Effect of unrealistic optimism, perceived control over disease, and experience with female cancer on behavioral intentions of Israeli women to undergo screening tests

Sivia Barnoy*, Yoram Bar-Tal, Lilit Treister

*Corresponding author for this work

Research output: Contribution to journalArticlepeer-review

Abstract

Early detection of cancer can lower mortality rates. Detection tests are available for some cancers such as breast and cervical cancer. Unrealistic optimism can affect compliance with health recommendations. Factors such as past experience (personal or at workplace) and perceived control over the disease influence unrealistic optimism. The purpose of this study was to examine the influence of past experience and perceived control over disease on unrealistic optimism towards breast and cervical cancer, and to examine the effect of unrealistic optimism, perceived control over the disease, and past experience on intentions to undergo screening tests. The study design was quasi-experimental correlative. Past experience was measured among 3 groups of women living in Tel-Aviv ranging in age from 21 to 60 years: oncology nurses (n = 50), obstetric nurses (n = 50), and laywomen (n = 50). These groups were presumed to differ from each other in the extent to which they were aware of cancer. In addition, the 2 types of malignancy represented different levels of awareness. Questionnaires were used to measure the study variables. Experience had a strong impact on unrealistic optimism with both cancers. However, the cancers differed in the impact of unrealistic optimism on behavioral intentions. With breast cancer (the more frequent), there was only a main effect of unrealistic optimism. A 3-way interaction was found with cervical cancer. The results indicate that unrealistic optimism plays a role in predicting participation in early detection testing and should be considered as an influencing factor in health-promoting plans.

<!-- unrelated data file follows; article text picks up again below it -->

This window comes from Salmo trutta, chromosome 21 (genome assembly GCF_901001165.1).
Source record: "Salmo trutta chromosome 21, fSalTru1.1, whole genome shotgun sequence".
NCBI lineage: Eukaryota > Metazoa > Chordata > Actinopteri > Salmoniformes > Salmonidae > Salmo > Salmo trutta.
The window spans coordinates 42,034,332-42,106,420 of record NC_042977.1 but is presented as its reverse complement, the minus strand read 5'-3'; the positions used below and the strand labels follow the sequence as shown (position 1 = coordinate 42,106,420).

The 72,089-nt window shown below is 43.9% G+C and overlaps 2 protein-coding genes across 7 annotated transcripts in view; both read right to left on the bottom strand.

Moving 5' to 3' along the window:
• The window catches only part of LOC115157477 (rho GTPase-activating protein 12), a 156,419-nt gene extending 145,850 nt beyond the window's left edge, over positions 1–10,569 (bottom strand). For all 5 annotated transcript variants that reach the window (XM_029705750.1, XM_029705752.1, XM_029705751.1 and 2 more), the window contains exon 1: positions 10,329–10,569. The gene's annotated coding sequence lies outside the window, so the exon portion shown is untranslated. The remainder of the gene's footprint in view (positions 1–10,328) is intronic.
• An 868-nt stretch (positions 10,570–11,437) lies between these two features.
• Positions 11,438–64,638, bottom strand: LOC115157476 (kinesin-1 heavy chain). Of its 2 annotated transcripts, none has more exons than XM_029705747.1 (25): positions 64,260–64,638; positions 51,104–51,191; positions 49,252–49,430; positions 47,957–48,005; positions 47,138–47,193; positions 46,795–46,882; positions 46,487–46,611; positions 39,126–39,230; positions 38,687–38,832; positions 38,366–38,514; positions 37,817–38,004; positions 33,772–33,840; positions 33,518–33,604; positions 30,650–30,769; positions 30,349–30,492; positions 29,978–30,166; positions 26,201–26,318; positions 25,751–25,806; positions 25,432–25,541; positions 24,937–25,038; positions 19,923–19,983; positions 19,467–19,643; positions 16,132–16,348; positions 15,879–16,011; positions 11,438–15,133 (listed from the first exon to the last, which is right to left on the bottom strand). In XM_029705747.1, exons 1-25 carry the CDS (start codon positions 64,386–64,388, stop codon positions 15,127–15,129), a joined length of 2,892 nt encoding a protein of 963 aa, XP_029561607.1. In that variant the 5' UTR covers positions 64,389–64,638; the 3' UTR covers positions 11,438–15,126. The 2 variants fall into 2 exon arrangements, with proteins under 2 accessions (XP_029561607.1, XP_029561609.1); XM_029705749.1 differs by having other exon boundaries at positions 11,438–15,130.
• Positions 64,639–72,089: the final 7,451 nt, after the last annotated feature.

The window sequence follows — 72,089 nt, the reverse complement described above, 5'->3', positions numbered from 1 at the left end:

Original languageEnglish
Pages (from-to)363-369
Number of pages7
JournalCancer Nursing
Volume26
Issue number5
DOIs
StatePublished - Oct 2003

Keywords

  • Breast cancer
  • Cervical cancer
  • Control over cancer
  • Experience with cancer
  • Intentions to undergo screening tests
  • Unrealistic optimism

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